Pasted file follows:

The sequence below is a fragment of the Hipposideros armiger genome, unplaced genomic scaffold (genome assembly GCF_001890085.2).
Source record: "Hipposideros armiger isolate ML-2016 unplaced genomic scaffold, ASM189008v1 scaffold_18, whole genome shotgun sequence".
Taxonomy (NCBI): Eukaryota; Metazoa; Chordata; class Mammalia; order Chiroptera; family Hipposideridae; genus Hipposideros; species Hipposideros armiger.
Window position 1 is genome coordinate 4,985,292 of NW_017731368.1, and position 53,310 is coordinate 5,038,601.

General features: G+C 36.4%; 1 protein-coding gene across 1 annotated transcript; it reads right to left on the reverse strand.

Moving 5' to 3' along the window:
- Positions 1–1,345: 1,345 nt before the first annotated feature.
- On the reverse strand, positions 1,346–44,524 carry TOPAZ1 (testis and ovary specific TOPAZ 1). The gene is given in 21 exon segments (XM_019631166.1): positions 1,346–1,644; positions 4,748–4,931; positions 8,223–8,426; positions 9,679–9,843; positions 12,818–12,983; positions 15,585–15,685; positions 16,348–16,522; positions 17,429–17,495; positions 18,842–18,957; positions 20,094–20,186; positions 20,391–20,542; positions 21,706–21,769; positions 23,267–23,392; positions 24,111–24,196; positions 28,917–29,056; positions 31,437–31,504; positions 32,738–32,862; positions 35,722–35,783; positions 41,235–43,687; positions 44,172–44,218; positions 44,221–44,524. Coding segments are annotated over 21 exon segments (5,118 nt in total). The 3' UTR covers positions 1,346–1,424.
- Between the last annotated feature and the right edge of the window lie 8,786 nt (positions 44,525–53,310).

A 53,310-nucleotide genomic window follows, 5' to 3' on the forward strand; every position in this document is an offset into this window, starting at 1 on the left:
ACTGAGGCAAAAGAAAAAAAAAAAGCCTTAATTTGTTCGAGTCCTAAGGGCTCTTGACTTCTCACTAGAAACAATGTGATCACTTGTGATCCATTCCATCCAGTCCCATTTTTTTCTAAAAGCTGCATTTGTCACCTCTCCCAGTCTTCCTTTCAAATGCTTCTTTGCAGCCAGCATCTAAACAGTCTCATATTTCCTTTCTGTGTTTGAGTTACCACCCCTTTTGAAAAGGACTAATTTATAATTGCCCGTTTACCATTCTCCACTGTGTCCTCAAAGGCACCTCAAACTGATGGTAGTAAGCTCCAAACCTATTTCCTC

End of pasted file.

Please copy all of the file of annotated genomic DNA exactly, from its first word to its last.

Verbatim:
The sequence below is a fragment of the Hipposideros armiger genome, unplaced genomic scaffold (genome assembly GCF_001890085.2).
Source record: "Hipposideros armiger isolate ML-2016 unplaced genomic scaffold, ASM189008v1 scaffold_18, whole genome shotgun sequence".
Taxonomy (NCBI): Eukaryota; Metazoa; Chordata; class Mammalia; order Chiroptera; family Hipposideridae; genus Hipposideros; species Hipposideros armiger.
Window position 1 is genome coordinate 4,985,292 of NW_017731368.1, and position 53,310 is coordinate 5,038,601.

General features: G+C 36.4%; 1 protein-coding gene across 1 annotated transcript; it reads right to left on the reverse strand.

Moving 5' to 3' along the window:
- Positions 1–1,345: 1,345 nt before the first annotated feature.
- On the reverse strand, positions 1,346–44,524 carry TOPAZ1 (testis and ovary specific TOPAZ 1). The gene is given in 21 exon segments (XM_019631166.1): positions 1,346–1,644; positions 4,748–4,931; positions 8,223–8,426; positions 9,679–9,843; positions 12,818–12,983; positions 15,585–15,685; positions 16,348–16,522; positions 17,429–17,495; positions 18,842–18,957; positions 20,094–20,186; positions 20,391–20,542; positions 21,706–21,769; positions 23,267–23,392; positions 24,111–24,196; positions 28,917–29,056; positions 31,437–31,504; positions 32,738–32,862; positions 35,722–35,783; positions 41,235–43,687; positions 44,172–44,218; positions 44,221–44,524. Coding segments are annotated over 21 exon segments (5,118 nt in total). The 3' UTR covers positions 1,346–1,424.
- Between the last annotated feature and the right edge of the window lie 8,786 nt (positions 44,525–53,310).

A 53,310-nucleotide genomic window follows, 5' to 3' on the forward strand; every position in this document is an offset into this window, starting at 1 on the left:
ACTGAGGCAAAAGAAAAAAAAAAAGCCTTAATTTGTTCGAGTCCTAAGGGCTCTTGACTTCTCACTAGAAACAATGTGATCACTTGTGATCCATTCCATCCAGTCCCATTTTTTTCTAAAAGCTGCATTTGTCACCTCTCCCAGTCTTCCTTTCAAATGCTTCTTTGCAGCCAGCATCTAAACAGTCTCATATTTCCTTTCTGTGTTTGAGTTACCACCCCTTTTGAAAAGGACTAATTTATAATTGCCCGTTTACCATTCTCCACTGTGTCCTCAAAGGCACCTCAAACTGATGGTAGTAAGCTCCAAACCTATTTCCTC